Former Spurs goalkeeper Milija Aleksic died yesterday aged 61. Most players who appeared only 32 times in three seasons would be a mere footnote in the club’s illustrious history. However, Aleksic played in the side that won the F.A. Cup in 1981, one of the most memorable matches in modern times and a victory that shaped the passion and dedication of two generations of Tottenham fans.
In the late 70s, Spurs were having problems with their keepers. When the incomparable Pat Jennings was allowed to leave in 1977, we looked forward with optimism to a new era as two promising Spurs youngsters, Barry Daines and Mark Kendall, took on his mantle. However, it gradually became clear that Jennings’ departure was severely premature. The man who never wanted to leave played over 200 games for Arsenal while Daines and Kendall failed to fulfil their potential, except perhaps in their ability to put on weight. These days it is the accepted wisdom that goalkeepers mature well into their thirties as the admirable Friedel has demonstrated and in a small way Spurs played a part in this culture change, learning from the Jennings debacle by rejuvenating Ray Clemence’s career after he left Liverpool similarly early.
Despite the pressing need to solve the uncertainly at the back, with all due respect Aleksic’s arrival was greeted with bemusement rather than delight. Coming from Luton for £100,000, he had a low profile and his role wasn’t clear. It felt like we’d signed a back-up keeper when we needed a genuine challenger for the first team. He made his debut against Altrincham in the 3rd round of the Cup, winning a replay 3-0 after we had nearly lost to the non-leaguers in the first game. However, Kendall regained his place and for the next couple of seasons Aleksic was seldom first choice. His rare opportunities for a run in the side were further hampered by two incidents when he had come back into the team only to be carried off, once against Norwich when Roberts went in goal and another against Manchester United when Joe Jordan broke his jaw, Hoddle taking the green jersey.
Then luck turned his way. In March 1981 Daines was injured and Aleksic took his chance. His one decent spell at Spurs helped us win the Cup. Daines was fit again but became the forgotten man of the 81 squad as Aleksic kept his place.
He was better on his line making saves than coming off it but of course with Roberts and Miller in front of him, many of the crosses were dealt with. He will be remembered as part of the team that won the Cup in one of the most famous post-war finals, but also that side’s legacy is still influencing the club to this day. After years in the doldrums, we had won something. In the process, the boys of 81 banished painful memories of failure, including relegation, where midtable mediocrity became something to be grateful for.
That side played the Tottenham way with flair and panache from Ardiles, Villa, Crooks and Archibald laid upon a foundation of dedication and grit in the shape of Perryman and Roberts. Those who grew up with that team will be Spurs for life, as will their children because the tales will be told and the memories handed down through the generations. This is Spurs, this is the way to play the game, and Milija Aleksic will forever be a part of that. My thoughts are with his family.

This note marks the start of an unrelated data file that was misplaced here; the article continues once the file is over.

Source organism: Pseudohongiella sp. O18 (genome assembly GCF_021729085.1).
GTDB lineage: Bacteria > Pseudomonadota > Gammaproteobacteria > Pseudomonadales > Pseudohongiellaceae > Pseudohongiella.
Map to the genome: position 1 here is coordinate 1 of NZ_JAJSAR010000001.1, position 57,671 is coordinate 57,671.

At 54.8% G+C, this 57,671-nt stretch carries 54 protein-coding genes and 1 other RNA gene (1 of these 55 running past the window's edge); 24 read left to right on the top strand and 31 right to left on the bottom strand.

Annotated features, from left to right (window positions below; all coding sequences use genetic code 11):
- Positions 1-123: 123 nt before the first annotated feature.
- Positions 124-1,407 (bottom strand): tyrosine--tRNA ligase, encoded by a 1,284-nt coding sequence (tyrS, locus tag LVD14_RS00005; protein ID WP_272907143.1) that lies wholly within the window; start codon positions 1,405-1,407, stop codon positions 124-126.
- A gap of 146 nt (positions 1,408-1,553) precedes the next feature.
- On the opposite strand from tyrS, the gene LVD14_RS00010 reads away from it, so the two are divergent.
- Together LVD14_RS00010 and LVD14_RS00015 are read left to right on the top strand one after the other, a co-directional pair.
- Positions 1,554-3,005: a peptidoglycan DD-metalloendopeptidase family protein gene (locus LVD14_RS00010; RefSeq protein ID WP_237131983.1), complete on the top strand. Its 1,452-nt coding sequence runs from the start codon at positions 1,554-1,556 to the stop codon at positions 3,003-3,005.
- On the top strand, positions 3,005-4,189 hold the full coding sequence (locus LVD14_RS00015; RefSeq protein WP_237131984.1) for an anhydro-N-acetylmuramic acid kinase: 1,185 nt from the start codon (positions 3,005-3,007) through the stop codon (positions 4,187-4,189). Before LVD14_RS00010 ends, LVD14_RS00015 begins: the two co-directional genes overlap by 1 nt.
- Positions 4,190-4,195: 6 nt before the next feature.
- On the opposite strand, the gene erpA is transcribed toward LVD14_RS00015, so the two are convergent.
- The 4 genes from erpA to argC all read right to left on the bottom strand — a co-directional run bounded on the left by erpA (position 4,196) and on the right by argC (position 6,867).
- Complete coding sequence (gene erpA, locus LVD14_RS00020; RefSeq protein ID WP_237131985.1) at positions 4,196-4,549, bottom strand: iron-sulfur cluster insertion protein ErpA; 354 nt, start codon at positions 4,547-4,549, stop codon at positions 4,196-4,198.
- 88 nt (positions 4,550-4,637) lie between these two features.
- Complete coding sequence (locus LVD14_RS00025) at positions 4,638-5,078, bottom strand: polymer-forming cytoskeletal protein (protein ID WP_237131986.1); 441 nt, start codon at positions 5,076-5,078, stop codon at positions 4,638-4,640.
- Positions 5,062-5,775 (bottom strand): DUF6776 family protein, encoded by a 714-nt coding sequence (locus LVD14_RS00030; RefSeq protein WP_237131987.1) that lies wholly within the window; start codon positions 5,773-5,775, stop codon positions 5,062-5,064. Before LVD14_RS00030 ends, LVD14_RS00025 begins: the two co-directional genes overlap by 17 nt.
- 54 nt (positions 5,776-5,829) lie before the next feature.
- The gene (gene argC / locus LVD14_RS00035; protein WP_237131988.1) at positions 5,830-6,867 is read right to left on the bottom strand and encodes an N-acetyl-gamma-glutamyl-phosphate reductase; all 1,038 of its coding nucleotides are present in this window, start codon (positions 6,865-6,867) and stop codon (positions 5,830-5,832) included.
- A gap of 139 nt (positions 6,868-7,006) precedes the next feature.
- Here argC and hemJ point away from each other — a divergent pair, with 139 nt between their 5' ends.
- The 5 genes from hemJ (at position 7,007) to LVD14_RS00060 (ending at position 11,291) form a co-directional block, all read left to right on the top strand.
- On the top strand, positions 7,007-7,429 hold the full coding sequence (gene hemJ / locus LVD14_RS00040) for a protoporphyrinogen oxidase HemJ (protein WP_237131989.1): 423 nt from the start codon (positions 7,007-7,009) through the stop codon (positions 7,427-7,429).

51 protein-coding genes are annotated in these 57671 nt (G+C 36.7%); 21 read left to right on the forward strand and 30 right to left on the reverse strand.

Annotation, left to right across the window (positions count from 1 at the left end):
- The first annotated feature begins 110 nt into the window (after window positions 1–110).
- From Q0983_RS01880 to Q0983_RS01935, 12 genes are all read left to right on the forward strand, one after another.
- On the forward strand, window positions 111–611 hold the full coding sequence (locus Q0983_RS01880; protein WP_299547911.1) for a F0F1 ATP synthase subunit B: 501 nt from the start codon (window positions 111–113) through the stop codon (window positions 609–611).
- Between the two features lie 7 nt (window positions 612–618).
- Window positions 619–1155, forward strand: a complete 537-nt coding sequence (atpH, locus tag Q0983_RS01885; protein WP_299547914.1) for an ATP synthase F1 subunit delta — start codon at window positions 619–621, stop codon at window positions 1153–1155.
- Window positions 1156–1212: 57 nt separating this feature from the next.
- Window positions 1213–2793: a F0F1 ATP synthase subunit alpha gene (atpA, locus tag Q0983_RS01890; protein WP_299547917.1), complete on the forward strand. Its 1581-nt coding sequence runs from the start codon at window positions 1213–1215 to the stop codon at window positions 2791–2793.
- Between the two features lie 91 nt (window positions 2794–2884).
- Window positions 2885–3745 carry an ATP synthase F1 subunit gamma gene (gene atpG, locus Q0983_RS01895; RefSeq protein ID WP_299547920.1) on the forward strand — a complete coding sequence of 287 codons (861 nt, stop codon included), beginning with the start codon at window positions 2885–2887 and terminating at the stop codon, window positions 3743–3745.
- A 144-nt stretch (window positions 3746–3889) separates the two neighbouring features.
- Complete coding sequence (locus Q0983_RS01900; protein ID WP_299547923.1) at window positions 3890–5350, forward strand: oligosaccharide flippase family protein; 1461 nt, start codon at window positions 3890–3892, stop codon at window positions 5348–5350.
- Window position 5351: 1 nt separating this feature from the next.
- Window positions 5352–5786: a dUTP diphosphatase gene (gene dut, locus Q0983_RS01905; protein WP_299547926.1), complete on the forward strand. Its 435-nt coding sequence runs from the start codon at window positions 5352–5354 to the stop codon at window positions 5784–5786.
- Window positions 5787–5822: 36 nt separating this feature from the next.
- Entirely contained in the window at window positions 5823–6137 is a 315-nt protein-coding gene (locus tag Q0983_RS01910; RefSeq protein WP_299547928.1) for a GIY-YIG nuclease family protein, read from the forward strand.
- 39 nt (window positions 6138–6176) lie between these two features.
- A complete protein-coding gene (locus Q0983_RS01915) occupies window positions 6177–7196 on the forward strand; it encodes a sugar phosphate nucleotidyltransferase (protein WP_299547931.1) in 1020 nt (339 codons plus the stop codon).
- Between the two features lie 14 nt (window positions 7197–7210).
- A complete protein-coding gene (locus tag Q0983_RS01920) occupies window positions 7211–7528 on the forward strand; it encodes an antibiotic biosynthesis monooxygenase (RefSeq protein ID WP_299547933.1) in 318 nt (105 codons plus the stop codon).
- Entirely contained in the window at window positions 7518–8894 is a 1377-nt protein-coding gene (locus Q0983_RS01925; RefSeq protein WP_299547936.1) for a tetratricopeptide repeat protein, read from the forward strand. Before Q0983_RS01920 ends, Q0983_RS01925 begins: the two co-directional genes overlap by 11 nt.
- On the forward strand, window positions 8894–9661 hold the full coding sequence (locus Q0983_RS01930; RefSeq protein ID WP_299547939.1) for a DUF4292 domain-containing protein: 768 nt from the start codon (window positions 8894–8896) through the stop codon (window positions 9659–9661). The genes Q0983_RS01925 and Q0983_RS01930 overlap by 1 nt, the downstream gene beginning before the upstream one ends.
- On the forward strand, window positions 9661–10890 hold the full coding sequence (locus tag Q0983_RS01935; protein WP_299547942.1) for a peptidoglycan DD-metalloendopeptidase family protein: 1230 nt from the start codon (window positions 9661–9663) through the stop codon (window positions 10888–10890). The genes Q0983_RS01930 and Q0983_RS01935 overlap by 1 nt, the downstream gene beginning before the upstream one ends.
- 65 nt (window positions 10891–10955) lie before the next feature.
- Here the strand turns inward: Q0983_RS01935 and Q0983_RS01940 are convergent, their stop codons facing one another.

The Spurs Miscellany by Adam Powley and Martin Cloake
Miscellanies are fun to dip in and out of, especially if like me you have an increasingly short attention span. In the hands of Cloake and Powley, as safe as Pat Jennings on crosses, it becomes something more. Their names are synonymous with quality and passion for all matters Spurs and their insight into what it means to be a Spurs fan comes through in their selection. A mixture of the serious and quirky, this becomes much more than a series of lists and anecdotes that any hack could cut and paste. It’s more a history of the club with the dull bits left out.
You can either read it cover to cover, beginning with the forward from Ossie Ardiles, or turn to any page where something will catch the eye. Being a Spurs fan, it’s appropriate that I opened it at the list of our heaviest defeats. So much to choose from, yet the authors know their Spurs. There’s a story about John Pratt that I won’t spoil by telling you, but it is not only funny in itself but perfectly sums up the career of this put-upon stalwart.
Be warned – it’s extremely addictive. You just have to turn the page, just one more… I should have finished that report on the train, I know, but I didn’t know that the famous Arsenal manager Herbert Chapman not only used to play for Spurs, he took to the field in yellow boots. There’s nothing new under the sun.
Many of the stories, such as the Gunners’ move to north London, are familiar but they don’t dim in the re-telling. There are stats galore and biographies of our greats but personally I really wanted to know that Spurs have blue and white traffic cones.
This updated version is unreservedly recommended and Christmas is coming…
Those lovely people at publishers Vision Sports have given me a copy to give away. Blogs like this one owe a huge debt to fanzines. What was the name of the first Tottenham Hotspur fanzine? Answers to: firstname.lastname@example.org. Closing date Wednesday 24th October.